Journal of Geographical Sciences ›› 2017, Vol. 27 ›› Issue (11): 1311-1324.doi: 10.1007/s11442-017-1437-x

• Research Articles • Previous Articles     Next Articles

Earth surface processes and their effects on human behavior in monsoonal China during the Pleistocene-Holocene epochs

LU Huayu1,2(),ZHUO Haixin1,ZHANG Wenchao1,WANG Shejiang3,ZHANG Hongyan1,SUN Xuefeng1,JIA Xin1,XU Zhiwei1,WANG Xianyan1   

  1. 1. School of Geographic and Oceanographic Sciences, Nanjing University, Nanjing 210023, China
    2. CAS Center for Excellence in Tibetan Plateau Earth Sciences, Beijing 100101, China
    3. Joint Laboratory of Human Evolution and Archaeometry, Institute of Vertebrate Paleontology and Paleoanthropology, CAS, Beijing 100044, China
  • Received:2016-06-23 Online:2017-11-10 Published:2017-09-07
  • Supported by:
    National Natural Science Foundation of China, No.41472138, No.41401220, No.41472026;The CAS Strategic Priority Research Program Grant B, No.XDPB05;The Ministry of Science and Technology of China, No.2016YFA0600503

Abstract:

There is a wide diversity of landforms in China. The topography of three major terraces, decreasing in height stepwise from west to east, was formed by the early Miocene. With the commencement of the Great Northern Hemisphere Glaciations (GHGs) and the glacial-interglacial cycles in the Pleistocene, thick loess deposits accumulated in north China, and fluvial terraces were formed and lakes expanded and contracted in eastern and central China. The earliest evidence of hominins in China is dated to ~1.7 Ma; they occupied the monsoon-dominated region for a long interval, until the late Pleistocene, ~50 ka. In this study, we investigated a large area rich in the relics and artifacts of early man. The results indicate that the early humans occupied riverine areas, especially medium-sized fluvial basins, and lake shores. Even in the relatively recent geological past, the occupation and abandonment of settlements were directly forced by the shifting of sand dune fields in the desert-loess transitional zone, which in turn was closely associated with variations in the monsoon climate and vegetation patterns. Our observations indicate that landforms were one of the main determinants of early human behavior, in that loess tableland, large alluvial plains, desert-Gobi areas, and the Tibetan Plateau, were not suitable environments for early human settlement. We infer that the early humans in China adapted their behavior to specific landforms and landform processes. The monsoon climate, which shapes the large-scale step-like pattern of fluvial landforms, promotes vegetation coverage and dominates soil formation, provides a crucial context for early human adaptation. The adaptation of early humans to earth surface processes in East Asia is investigated for the first time in this study. Future investigations will provide further information that will increase our understanding of the linkage between early human behavior and landform processes in East Asia.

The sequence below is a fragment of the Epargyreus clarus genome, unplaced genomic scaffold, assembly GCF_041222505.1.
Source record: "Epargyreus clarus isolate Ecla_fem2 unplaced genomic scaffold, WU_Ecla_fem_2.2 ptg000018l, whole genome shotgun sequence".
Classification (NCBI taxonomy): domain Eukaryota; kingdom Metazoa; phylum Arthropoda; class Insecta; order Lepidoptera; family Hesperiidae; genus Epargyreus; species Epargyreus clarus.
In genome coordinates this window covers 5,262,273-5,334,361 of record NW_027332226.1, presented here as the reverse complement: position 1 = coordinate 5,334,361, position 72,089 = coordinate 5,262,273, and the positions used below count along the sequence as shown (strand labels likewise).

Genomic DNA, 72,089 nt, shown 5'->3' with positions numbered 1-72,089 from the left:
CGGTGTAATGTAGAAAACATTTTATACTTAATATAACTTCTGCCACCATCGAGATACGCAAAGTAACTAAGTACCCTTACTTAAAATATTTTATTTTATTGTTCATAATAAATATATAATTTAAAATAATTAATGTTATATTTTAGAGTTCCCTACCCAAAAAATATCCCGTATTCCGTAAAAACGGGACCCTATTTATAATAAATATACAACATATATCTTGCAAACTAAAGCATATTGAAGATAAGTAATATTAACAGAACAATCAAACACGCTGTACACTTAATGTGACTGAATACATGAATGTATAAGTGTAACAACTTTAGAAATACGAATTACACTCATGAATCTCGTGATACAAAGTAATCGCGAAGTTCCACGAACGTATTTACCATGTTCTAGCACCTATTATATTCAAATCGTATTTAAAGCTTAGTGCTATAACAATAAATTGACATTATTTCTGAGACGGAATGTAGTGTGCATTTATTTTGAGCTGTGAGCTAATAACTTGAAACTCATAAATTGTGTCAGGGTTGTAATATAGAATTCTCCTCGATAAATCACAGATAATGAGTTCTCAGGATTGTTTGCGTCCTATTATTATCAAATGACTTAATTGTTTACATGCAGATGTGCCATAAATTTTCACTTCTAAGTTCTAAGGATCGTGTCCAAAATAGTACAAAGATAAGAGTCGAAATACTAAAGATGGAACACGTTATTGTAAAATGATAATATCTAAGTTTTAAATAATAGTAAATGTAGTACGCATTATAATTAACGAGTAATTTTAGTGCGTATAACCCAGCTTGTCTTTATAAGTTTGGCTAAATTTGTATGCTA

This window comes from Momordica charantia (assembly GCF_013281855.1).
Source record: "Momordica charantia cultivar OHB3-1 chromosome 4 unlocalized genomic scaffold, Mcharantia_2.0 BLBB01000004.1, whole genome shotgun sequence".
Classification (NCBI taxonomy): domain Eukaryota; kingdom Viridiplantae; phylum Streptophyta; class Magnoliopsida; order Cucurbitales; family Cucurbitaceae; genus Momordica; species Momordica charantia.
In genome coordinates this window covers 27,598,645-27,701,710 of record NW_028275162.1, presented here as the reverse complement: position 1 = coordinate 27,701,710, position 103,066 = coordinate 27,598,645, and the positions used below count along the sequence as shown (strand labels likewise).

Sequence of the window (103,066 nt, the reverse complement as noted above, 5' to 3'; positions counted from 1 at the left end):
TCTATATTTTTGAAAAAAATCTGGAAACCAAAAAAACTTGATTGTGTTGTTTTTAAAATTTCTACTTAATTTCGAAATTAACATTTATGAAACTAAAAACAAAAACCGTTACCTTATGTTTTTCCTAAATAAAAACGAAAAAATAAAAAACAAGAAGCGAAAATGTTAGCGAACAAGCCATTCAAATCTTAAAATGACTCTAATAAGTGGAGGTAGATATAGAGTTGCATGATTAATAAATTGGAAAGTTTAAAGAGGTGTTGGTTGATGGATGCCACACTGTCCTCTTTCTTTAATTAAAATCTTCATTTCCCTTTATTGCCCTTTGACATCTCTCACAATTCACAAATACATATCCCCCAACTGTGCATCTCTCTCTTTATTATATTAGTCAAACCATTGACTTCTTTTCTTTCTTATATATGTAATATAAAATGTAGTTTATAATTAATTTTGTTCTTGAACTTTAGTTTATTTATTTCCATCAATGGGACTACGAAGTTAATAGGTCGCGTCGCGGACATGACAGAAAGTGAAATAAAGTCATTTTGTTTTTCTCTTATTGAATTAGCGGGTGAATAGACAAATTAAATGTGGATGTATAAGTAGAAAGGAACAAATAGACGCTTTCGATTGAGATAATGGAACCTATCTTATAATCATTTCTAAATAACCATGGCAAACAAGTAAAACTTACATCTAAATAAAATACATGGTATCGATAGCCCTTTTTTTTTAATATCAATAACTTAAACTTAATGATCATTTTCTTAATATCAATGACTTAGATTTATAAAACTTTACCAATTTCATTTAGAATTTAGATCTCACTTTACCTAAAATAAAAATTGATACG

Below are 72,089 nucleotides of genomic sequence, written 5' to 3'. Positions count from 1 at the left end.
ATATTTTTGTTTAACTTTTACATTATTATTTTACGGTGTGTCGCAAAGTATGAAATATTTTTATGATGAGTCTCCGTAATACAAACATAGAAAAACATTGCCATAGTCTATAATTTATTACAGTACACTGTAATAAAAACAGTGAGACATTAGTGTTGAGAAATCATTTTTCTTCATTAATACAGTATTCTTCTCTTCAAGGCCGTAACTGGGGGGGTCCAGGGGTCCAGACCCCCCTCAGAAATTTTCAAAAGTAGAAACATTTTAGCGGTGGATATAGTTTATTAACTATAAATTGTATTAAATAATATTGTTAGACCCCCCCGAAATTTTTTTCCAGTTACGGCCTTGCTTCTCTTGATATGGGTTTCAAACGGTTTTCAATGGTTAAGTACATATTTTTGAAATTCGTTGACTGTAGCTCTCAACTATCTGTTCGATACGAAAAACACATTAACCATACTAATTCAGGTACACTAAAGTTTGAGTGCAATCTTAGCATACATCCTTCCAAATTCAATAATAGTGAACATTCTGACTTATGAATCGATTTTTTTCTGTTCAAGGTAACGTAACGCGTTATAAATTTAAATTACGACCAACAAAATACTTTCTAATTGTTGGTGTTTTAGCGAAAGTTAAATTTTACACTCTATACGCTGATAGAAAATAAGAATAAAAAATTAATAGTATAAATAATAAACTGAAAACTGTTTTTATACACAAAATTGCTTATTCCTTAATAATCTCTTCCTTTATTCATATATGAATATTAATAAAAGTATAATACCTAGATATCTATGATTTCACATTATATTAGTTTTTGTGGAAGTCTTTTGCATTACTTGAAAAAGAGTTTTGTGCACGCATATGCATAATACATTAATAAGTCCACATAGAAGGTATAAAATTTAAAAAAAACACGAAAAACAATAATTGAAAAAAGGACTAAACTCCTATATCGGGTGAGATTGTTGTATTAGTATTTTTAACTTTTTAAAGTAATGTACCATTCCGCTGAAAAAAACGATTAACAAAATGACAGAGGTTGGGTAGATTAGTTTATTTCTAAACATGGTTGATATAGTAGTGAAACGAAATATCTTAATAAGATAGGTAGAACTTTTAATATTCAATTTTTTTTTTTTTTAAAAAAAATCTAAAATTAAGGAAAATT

Key words: earth surface processes, early human behavior, monsoon, Pleistocene, Holocene, China